About the Presentation
The focus of discussions of the American demographic future is typically on the majority-minority society projected to occur by mid-century. This focus has unfortunately obscured one of the most important developments of the early 21st century—the rapidly rising ethno-racial mixing in families and the consequent surge of young people with one majority and one minority parent. This development has potentially huge implications for the ethno-racial configurations of the near future. For the research record, both quantitative and qualitative, shows that, with the critical exception of individuals with black and white parentage, mixed majority-minority Americans are sociologically in-between white and minority groups, but “lean” white in some key respects. The nature of any majority-minority society needs to be re-evaluated in light of this portentous development.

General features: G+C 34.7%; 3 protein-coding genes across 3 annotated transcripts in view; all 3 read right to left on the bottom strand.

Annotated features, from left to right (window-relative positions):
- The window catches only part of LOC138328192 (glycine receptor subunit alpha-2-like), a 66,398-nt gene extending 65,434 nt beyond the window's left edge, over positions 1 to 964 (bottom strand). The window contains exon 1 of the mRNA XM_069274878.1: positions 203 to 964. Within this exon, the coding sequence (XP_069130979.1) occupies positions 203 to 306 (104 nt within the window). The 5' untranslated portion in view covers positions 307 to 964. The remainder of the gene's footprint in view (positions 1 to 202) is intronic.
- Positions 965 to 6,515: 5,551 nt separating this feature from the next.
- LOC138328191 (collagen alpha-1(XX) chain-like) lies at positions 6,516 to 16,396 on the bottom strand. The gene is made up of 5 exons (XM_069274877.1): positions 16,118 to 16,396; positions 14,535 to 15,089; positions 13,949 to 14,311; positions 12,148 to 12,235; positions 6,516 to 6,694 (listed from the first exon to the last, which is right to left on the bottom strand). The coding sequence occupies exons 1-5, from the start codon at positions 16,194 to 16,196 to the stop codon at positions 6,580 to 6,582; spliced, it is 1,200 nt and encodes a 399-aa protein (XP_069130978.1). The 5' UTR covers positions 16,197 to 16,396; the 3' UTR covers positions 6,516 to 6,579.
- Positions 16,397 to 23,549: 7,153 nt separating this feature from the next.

About the Speaker
Richard Alba is Distinguished Professor of Sociology at the Graduate Center of the City University of New York. His research has focused throughout his career on the long-run impacts of immigration, including those on the receiving society as well as those on the immigrants and their descendants. His most recent book, co-authored with Nancy Foner, is Strangers No More: Immigration and the Challenges of Integration in North America and Western Europe (Princeton University Press, 2015).